When Congress in 1985 barred federal subsidy payments to farmers who drained fragile wetlands to grow more crops, conservationists predicted that farmers would be demanding relief by the time the landmark legislation expired in 1990.

They were wrong. It happened sooner.

The first wave of protest lapped onto Capitol Hill yesterday as farmers from North Dakota, where prairie potholes and water-collecting low spots are a vital haven for migratory birds, came crying foul over the 1985 farm bill's "swampbuster" section.

They complained that an overzealous yet understaffed Agriculture Department overstepped the law by enforcing it too tightly and then confusing farmers with inadequate information and assistance. They asked for more leeway in complying.

But the forum arranged for them at an Appropriations subcommittee by their home-state patron, Sen. Quentin Burdick (D), was less than friendly. Aside from sympathetic questioning by Burdick, who is in a tough reelection campaign, the Dakotans encountered criticism from other senators and witnesses.

Sens. Robert W. Kasten Jr. (R-Wis.), a prime sponsor of the original swampbuster provisions, and Dale Bumpers (D-Ark.) took turns blistering USDA officials and the farmers. Both warned that, if anything, Congress would tighten the law before liberalizing it.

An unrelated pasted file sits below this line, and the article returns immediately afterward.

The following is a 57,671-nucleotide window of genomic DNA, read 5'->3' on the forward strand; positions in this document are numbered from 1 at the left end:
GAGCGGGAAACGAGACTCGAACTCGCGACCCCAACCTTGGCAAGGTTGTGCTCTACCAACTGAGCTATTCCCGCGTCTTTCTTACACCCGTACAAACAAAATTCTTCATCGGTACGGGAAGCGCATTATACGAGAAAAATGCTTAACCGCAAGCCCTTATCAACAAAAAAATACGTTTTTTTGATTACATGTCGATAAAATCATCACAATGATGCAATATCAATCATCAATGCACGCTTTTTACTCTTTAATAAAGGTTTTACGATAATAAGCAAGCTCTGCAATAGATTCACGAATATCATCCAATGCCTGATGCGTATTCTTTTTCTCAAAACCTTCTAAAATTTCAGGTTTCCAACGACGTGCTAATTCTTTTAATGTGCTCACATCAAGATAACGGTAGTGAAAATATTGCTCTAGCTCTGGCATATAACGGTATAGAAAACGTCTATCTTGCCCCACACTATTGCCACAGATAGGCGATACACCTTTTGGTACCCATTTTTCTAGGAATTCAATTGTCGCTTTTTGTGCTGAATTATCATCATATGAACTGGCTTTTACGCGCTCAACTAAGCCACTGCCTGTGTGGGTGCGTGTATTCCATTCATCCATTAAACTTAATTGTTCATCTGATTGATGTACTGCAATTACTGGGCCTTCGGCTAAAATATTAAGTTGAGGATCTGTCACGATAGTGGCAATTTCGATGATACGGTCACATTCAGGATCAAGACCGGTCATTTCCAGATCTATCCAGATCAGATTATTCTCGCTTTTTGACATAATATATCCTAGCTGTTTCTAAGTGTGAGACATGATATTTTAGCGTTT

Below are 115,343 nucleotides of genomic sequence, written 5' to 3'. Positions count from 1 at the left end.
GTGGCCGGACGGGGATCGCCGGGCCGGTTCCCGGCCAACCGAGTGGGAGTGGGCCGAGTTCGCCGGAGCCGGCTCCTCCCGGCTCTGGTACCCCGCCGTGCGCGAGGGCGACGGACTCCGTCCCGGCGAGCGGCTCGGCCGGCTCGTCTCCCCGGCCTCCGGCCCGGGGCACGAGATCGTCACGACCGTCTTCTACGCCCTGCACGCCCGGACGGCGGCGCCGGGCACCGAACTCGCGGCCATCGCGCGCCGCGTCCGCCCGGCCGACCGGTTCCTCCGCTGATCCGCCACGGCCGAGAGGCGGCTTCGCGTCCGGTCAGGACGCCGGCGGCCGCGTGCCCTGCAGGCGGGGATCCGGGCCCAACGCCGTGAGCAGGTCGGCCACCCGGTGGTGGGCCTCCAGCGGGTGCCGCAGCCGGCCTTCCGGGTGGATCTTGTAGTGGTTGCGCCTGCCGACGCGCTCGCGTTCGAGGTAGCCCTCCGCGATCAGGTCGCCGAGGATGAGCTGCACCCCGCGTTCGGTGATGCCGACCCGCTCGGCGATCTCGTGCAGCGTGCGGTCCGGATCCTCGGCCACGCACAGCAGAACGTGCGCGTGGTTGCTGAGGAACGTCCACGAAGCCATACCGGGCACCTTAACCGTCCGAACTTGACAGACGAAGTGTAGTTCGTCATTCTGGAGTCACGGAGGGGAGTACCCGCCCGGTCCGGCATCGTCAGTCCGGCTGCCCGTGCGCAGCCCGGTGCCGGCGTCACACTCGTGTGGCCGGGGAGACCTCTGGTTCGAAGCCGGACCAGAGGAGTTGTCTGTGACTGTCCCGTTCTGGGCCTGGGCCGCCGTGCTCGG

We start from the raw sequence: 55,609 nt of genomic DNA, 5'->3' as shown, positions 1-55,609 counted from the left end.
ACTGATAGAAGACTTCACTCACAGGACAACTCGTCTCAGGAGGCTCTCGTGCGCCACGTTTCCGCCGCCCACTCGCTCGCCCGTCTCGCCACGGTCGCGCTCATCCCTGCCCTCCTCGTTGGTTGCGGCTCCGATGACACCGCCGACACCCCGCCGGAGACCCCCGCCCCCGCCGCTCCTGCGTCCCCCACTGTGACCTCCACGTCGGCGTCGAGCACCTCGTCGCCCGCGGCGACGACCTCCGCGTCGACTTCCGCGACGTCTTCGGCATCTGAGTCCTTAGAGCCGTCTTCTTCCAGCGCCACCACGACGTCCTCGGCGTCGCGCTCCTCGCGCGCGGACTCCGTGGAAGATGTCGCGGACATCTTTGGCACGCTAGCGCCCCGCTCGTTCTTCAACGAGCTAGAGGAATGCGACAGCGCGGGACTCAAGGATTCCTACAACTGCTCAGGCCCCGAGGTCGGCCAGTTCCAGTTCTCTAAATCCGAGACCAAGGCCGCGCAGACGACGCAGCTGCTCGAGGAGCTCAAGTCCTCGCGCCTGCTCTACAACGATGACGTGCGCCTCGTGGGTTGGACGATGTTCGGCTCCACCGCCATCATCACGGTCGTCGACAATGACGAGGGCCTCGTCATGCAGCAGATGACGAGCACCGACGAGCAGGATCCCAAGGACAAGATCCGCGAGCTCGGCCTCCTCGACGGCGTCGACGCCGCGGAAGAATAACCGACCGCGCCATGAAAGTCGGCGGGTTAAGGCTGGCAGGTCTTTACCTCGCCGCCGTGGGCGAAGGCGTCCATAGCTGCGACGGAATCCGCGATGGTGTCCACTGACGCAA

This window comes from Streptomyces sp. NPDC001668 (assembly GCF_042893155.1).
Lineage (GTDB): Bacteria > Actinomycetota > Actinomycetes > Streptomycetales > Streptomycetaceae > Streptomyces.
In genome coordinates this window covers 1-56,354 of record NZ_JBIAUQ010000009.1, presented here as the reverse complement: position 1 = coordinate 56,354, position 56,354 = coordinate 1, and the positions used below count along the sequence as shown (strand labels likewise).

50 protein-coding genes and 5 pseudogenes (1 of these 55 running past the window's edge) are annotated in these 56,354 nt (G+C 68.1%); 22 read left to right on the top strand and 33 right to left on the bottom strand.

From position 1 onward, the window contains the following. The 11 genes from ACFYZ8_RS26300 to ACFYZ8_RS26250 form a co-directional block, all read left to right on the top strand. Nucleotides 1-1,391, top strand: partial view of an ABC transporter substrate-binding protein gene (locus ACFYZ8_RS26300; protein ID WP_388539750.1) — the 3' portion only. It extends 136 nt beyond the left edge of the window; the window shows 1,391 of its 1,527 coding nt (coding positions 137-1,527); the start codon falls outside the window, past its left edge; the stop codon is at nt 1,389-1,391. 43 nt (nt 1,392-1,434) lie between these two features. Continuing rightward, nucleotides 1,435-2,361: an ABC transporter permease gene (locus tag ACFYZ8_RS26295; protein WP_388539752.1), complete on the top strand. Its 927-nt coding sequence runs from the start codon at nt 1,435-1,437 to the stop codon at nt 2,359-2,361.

The swampbuster provisions were enacted in reaction to conversion between 1955 and 1975 of about 15 million acres of freshwater wetlands, mostly for expanded farm production. The provisions were intended to preserve the vanishing wetlands and curb surplus output.

Kasten said the Agricultural Stabilization and Conservation Service (ASCS), overseer of the law, seemingly "bungled" early implementation of the provisions by moving slowly in defining wetlands. Noting that only two farmers -- one in Minnesota, one in Georgia -- had been deprived of crop subsidies because of noncompliance, he charged the ASCS with enforcement laxity.

"While I would like to believe that this is the result of broad compliance with the swampbuster law, I fear the reverse is true," Kasten said. "If there are USDA employees in any state who think that the way around an unpopular law is to simply not enforce it, those employees should be replaced."

He said North Dakota farmers received almost $700 million in federal farm subsidies last year. "But," he added, "the government also has the right to make these payments only on condition that the farmers receiving them do -- or, in this case, not do -- certain things . . . . It is time to stop complaining about the law and begin working on ways to live with it."

"Anyone who is counting on repeal of any of the provisions of the conservation title will be disappointed," Kasten said. "That is not just a prediction. That is a promise."

ASCS chief Milton Hertz, a former North Dakota farmer, denied that his agency had been lax in enforcement and warned that the department intends to continue rigid interpretation of the law despite farmers' protests.